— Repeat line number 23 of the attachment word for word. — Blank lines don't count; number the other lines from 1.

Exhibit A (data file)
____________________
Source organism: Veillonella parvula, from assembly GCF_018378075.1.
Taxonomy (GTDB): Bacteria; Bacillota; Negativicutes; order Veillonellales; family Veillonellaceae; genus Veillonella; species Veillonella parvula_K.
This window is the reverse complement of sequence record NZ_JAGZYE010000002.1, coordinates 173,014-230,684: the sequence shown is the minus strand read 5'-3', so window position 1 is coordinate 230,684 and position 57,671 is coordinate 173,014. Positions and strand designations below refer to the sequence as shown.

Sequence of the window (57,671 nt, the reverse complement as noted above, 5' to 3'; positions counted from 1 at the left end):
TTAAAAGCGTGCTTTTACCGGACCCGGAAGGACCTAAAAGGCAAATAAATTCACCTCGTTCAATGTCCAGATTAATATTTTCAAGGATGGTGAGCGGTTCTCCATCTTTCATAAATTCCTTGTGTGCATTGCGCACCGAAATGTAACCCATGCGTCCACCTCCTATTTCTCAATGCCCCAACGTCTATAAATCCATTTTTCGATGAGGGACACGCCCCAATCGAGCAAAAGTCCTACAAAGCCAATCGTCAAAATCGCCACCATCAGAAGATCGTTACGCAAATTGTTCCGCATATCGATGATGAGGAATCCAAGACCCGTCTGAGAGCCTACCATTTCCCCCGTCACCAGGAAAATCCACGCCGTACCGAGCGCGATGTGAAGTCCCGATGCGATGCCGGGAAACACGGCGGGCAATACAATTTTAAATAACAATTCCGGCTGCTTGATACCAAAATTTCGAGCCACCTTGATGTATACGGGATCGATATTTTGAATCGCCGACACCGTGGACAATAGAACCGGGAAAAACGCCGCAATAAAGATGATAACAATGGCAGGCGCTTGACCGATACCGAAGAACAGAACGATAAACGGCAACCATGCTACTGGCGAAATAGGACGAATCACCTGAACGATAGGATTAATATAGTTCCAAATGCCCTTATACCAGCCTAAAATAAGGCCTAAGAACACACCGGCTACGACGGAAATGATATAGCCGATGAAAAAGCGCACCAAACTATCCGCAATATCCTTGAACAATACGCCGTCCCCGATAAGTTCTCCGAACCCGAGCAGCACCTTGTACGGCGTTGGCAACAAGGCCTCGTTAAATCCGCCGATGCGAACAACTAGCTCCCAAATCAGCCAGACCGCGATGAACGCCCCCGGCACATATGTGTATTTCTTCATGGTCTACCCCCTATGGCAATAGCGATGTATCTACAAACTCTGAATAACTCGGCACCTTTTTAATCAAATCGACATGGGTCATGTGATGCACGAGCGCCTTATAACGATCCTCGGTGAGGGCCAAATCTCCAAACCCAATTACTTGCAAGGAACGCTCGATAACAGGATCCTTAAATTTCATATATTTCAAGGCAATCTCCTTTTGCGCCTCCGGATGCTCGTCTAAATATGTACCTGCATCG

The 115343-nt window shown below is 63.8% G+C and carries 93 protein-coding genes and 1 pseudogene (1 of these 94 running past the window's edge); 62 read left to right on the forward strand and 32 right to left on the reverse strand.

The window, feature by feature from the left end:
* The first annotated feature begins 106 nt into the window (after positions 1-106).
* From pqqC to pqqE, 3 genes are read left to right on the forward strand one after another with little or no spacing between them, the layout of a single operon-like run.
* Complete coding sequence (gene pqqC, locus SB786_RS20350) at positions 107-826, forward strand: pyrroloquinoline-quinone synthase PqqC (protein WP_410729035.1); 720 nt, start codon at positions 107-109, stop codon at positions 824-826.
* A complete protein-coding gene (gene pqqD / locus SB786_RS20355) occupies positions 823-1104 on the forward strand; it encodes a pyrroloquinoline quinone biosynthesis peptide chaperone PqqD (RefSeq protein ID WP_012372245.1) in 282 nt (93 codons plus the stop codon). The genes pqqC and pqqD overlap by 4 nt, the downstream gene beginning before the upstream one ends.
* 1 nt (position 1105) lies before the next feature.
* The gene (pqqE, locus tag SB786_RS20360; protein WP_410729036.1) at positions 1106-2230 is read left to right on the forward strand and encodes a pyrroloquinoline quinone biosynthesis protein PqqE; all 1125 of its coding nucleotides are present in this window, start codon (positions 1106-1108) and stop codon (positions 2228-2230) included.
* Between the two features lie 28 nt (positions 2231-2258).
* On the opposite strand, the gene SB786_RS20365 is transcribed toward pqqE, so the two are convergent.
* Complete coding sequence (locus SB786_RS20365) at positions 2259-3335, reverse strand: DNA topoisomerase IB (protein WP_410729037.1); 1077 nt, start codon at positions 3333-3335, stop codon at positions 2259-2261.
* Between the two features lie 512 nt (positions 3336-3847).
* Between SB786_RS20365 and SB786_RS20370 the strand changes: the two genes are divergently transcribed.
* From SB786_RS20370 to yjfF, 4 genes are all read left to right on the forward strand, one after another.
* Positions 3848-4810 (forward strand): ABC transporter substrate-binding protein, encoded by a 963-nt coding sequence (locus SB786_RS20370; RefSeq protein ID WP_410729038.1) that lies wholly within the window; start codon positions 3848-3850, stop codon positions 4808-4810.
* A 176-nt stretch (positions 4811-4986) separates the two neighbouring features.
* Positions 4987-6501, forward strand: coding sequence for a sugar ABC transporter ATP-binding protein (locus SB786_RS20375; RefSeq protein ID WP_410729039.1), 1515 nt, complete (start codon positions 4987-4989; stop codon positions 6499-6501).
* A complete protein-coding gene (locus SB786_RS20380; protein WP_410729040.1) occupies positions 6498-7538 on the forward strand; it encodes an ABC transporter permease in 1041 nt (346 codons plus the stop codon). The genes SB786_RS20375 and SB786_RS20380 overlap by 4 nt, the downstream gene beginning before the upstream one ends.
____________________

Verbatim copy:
* A complete protein-coding gene (locus SB786_RS20380; protein WP_410729040.1) occupies positions 6498-7538 on the forward strand; it encodes an ABC transporter permease in 1041 nt (346 codons plus the stop codon). The genes SB786_RS20375 and SB786_RS20380 overlap by 4 nt, the downstream gene beginning before the upstream one ends.